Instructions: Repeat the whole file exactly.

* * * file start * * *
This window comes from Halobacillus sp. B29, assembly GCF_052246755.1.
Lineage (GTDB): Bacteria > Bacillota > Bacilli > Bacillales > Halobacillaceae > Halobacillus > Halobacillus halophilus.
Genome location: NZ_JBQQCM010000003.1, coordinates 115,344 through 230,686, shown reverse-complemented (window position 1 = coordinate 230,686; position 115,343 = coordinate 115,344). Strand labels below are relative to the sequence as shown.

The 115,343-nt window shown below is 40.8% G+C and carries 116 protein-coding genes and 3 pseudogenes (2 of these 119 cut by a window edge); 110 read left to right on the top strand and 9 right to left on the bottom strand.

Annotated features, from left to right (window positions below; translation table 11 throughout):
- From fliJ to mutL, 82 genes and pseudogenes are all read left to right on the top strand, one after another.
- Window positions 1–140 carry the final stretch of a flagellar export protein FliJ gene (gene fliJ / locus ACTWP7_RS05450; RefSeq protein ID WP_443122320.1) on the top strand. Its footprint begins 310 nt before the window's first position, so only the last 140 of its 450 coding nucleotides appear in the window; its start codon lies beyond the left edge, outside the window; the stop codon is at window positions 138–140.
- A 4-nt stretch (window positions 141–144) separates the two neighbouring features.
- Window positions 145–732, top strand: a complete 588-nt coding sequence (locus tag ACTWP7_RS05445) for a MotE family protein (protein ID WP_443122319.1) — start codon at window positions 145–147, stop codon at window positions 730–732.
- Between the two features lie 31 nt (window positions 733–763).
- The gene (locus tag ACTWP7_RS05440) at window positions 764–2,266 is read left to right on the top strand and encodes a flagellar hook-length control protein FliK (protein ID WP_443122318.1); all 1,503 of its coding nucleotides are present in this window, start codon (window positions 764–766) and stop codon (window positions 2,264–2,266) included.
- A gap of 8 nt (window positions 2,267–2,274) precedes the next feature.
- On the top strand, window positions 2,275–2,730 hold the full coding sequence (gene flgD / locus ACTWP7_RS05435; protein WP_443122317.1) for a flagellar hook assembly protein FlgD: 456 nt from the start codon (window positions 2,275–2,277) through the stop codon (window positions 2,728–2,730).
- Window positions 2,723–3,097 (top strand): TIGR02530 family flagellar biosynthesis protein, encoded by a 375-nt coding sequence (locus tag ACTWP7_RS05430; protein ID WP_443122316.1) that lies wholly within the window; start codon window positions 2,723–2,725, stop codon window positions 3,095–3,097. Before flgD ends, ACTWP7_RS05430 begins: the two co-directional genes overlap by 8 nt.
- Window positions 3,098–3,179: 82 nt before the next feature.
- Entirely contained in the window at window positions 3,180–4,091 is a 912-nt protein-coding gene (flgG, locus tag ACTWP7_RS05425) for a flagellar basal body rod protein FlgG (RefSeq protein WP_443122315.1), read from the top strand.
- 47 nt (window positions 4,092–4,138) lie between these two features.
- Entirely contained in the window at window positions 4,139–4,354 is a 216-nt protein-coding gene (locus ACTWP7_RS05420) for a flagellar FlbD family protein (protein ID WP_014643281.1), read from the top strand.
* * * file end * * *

This window comes from Halobacillus sp. B29, assembly GCF_052246755.1.
Lineage (GTDB): Bacteria > Bacillota > Bacilli > Bacillales > Halobacillaceae > Halobacillus > Halobacillus halophilus.
Genome location: NZ_JBQQCM010000003.1, coordinates 115,344 through 230,686, shown reverse-complemented (window position 1 = coordinate 230,686; position 115,343 = coordinate 115,344). Strand labels below are relative to the sequence as shown.

The 115,343-nt window shown below is 40.8% G+C and carries 116 protein-coding genes and 3 pseudogenes (2 of these 119 cut by a window edge); 110 read left to right on the top strand and 9 right to left on the bottom strand.

Annotated features, from left to right (window positions below; translation table 11 throughout):
- From fliJ to mutL, 82 genes and pseudogenes are all read left to right on the top strand, one after another.
- Window positions 1–140 carry the final stretch of a flagellar export protein FliJ gene (gene fliJ / locus ACTWP7_RS05450; RefSeq protein ID WP_443122320.1) on the top strand. Its footprint begins 310 nt before the window's first position, so only the last 140 of its 450 coding nucleotides appear in the window; its start codon lies beyond the left edge, outside the window; the stop codon is at window positions 138–140.
- A 4-nt stretch (window positions 141–144) separates the two neighbouring features.
- Window positions 145–732, top strand: a complete 588-nt coding sequence (locus tag ACTWP7_RS05445) for a MotE family protein (protein ID WP_443122319.1) — start codon at window positions 145–147, stop codon at window positions 730–732.
- Between the two features lie 31 nt (window positions 733–763).
- The gene (locus tag ACTWP7_RS05440) at window positions 764–2,266 is read left to right on the top strand and encodes a flagellar hook-length control protein FliK (protein ID WP_443122318.1); all 1,503 of its coding nucleotides are present in this window, start codon (window positions 764–766) and stop codon (window positions 2,264–2,266) included.
- A gap of 8 nt (window positions 2,267–2,274) precedes the next feature.
- On the top strand, window positions 2,275–2,730 hold the full coding sequence (gene flgD / locus ACTWP7_RS05435; protein WP_443122317.1) for a flagellar hook assembly protein FlgD: 456 nt from the start codon (window positions 2,275–2,277) through the stop codon (window positions 2,728–2,730).
- Window positions 2,723–3,097 (top strand): TIGR02530 family flagellar biosynthesis protein, encoded by a 375-nt coding sequence (locus tag ACTWP7_RS05430; protein ID WP_443122316.1) that lies wholly within the window; start codon window positions 2,723–2,725, stop codon window positions 3,095–3,097. Before flgD ends, ACTWP7_RS05430 begins: the two co-directional genes overlap by 8 nt.
- Window positions 3,098–3,179: 82 nt before the next feature.
- Entirely contained in the window at window positions 3,180–4,091 is a 912-nt protein-coding gene (flgG, locus tag ACTWP7_RS05425) for a flagellar basal body rod protein FlgG (RefSeq protein WP_443122315.1), read from the top strand.
- 47 nt (window positions 4,092–4,138) lie between these two features.
- Entirely contained in the window at window positions 4,139–4,354 is a 216-nt protein-coding gene (locus ACTWP7_RS05420) for a flagellar FlbD family protein (protein ID WP_014643281.1), read from the top strand.